When you write down your goals, write down rewards too! But when I say rewards, I mean rewards that will add positivity to your life. I’m not talking junk-food rewards, but something that will add happiness to your life in a meaningful way. Set up an appointment for a massage. Or maybe there’s a concert or comedy show you really want to see. Tell yourself that you can get the massage or tickets if you meet your goal. Rewards are a great way to motivate yourself to write!

11. Make A Game Out of It immediately comes to mind. You defeat monsters by meeting different word count goals. Awesome. You can get creative too and make up challenges and games for yourself.

12. Meditate

I talked about how I believe art is a form of meditation, so you could let out your creativity in a different way or actually do the real thing, (be still, but mindful). Meditation can help with writers block and also create a positive mindset. And a positive mind is much more likely to follow through on goals than a negative one! Sometimes all it takes is a short break from your story to find the answer to your question or know where it is you're going next.

13. Read A Lot and Read Everything

Not much to explain here! Don’t just read one genre. Read mysteries, fantasies, westerns, etc. Don’t just read books. Read the news, read scientific articles and magazines, read blogs and interviews, National Geographic. Anything and everything you can get your hands on. There’s no telling where your next idea will come from.

14. Create A Motivational Quote

Create one or borrow one. Print it off and put it on your fridge or somewhere you know you will see it every day. Print several off and hang them around the house. You're significant other will love that I'm sure ;)

15. Browse Through Artwork

I recommend the website Anyone can post their artwork there and holy cow, is some of it amazing! If ever I am lacking imagination I will browse through the art on this site (any site with beautiful/strange artwork will work) and most times I find myself writing not even ten minutes later.

16. Go Outside

Get some fresh air and let nature take hold of you for a while. This may seem weird, but go to a quiet place outside and just listen. See what thoughts and ideas arise from the strange world around you.

17. Read Authors You Want to Mimic

I love this one. Have you ever read a book and found yourself writing in the same style as that author? I find myself doing this all the time, which does mess with my stories a bit sometimes. But if you want to write like one of your favorite authors then read a lot of books by them and don’t just read them, but analyze their writing style.

18. Explore Your Past Experiences

There was a point last month when I was writing a scene in my story where I suddenly stopped, reread what I had just written and immediately deleted all of it. The reason? It was total crap and I realized that I had experienced something similar to that, but hadn't thought of that experience as I was writing the scene. I rewrote it with that past experience in mind and it was much better. Think about your past experiences before writing a scene. Maybe you will find something in your past that is similar to what your character is about to experience in your story.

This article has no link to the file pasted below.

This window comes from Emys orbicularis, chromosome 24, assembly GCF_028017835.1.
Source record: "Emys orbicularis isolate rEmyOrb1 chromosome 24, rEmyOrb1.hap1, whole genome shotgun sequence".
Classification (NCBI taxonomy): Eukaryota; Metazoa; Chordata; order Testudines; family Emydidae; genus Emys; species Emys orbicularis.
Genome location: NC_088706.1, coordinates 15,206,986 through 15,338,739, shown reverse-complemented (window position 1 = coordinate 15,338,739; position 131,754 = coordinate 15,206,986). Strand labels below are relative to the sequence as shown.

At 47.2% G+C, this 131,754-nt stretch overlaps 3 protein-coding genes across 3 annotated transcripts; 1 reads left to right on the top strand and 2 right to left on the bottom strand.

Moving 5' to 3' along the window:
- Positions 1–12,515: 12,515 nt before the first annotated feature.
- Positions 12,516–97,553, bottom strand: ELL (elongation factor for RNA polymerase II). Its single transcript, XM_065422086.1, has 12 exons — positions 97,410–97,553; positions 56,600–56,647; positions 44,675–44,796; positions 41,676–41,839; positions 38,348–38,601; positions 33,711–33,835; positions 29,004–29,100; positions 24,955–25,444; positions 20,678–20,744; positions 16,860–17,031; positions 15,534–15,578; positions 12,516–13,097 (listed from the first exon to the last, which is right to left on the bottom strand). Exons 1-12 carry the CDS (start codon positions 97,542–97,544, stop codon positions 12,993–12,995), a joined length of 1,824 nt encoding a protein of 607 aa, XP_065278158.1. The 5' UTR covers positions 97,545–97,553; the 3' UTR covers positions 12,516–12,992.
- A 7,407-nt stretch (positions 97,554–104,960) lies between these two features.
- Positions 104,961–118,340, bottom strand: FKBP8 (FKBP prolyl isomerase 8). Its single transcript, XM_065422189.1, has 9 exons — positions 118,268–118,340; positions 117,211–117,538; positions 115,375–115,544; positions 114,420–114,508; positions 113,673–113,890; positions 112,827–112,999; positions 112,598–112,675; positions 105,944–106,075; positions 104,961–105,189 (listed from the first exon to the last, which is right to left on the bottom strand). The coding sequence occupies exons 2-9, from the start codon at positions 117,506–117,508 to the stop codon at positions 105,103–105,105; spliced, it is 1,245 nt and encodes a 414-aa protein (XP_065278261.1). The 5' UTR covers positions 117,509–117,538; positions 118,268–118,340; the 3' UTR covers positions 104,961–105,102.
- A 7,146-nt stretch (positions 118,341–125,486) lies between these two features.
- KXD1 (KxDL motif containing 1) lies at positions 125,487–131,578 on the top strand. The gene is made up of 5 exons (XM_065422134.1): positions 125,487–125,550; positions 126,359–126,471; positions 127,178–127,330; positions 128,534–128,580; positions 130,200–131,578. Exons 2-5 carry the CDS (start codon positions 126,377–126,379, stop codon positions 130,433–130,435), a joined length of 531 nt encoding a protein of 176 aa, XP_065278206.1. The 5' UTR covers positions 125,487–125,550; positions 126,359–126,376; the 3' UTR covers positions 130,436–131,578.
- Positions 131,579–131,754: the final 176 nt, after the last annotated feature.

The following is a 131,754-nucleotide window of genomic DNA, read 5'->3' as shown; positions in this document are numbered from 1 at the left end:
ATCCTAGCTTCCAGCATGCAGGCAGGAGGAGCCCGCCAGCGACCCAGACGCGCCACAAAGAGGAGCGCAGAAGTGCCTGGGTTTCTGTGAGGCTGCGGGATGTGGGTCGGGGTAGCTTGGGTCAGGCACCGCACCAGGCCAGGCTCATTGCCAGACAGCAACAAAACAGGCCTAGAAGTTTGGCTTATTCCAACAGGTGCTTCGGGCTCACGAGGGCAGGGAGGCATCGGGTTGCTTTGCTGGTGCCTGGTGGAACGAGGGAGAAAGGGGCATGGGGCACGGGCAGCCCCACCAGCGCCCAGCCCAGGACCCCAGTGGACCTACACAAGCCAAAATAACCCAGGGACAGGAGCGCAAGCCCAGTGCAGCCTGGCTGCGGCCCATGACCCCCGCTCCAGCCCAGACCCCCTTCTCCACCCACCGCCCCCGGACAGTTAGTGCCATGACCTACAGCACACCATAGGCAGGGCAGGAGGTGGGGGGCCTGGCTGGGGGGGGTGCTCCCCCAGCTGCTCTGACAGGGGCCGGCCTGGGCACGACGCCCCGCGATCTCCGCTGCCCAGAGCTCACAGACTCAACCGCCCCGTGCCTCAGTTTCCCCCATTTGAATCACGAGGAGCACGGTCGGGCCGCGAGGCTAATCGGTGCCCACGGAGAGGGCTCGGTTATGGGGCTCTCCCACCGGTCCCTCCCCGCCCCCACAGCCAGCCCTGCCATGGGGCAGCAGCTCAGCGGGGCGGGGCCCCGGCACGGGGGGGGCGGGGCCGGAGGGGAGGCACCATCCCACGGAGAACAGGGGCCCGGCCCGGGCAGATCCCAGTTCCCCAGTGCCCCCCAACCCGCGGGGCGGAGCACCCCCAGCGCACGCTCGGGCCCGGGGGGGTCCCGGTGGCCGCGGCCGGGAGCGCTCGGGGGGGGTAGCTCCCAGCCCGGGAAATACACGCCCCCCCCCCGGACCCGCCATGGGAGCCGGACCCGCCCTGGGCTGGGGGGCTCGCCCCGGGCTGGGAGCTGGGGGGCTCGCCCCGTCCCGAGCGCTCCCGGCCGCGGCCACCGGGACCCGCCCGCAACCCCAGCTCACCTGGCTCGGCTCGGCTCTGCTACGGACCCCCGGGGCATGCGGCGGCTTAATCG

19. Be An Opportunist

Yes, set aside a specific time every day to write, but also write when the opportunity arises! If your kids just happen to take naps at the same time, write. If you just happen to get off of work early and don’t have plans for a few hours, write. You will finish your novel in no time if you take the time that is given to you and use it wisely.

20. Stay Positive

This is so important. I have been a pessimist most of my life, that is until I started wearing a rubber band around my wrist, snapping myself with it every single time I had a negative thought. Sounds too simple right? Well, that’s just how it started. After just one week I found that the way I thought was changing. I would catch myself and turn whatever negative thing I would have thought into a positive one. It’s amazing how something so simple can change you. Now, I listen to podcasts that bring a lot of positivity into my life, be it an awesome podcast on writing or others that have subjects I’m interested in. Yoga also helps. I wish I were more consistent with that, but I’m not. If you do it regularly though, it also brings sunshine into your life. I'm a big believer in a healthy, balanced life = writing success. Not sure if you can tell!

I thought that last one was a good suggestion to end on because writing itself will help keep you positive. If you keep at it, meeting those small goals to meet the big ones, it will make you a more positive person and I deeply believe that that in turn will keep you writing more consistently. I know that when I am doing what I know is good for me, I am a happier person and when I'm happy I want to write and feel more motivated to write.

I truly hope that you take some of these suggestions and thoughts with you through your day and really think about them and think about how they can help you succeed in your writing goals this year.

If you haven’t already, I challenge you to come up with a writing goal for yourself that you will have complete by the end of this year; a realistic one that is still challenging. It’s no fun if it’s not! I wish all of you the best year of your life. A happy, imaginative, goal-stompin’ year!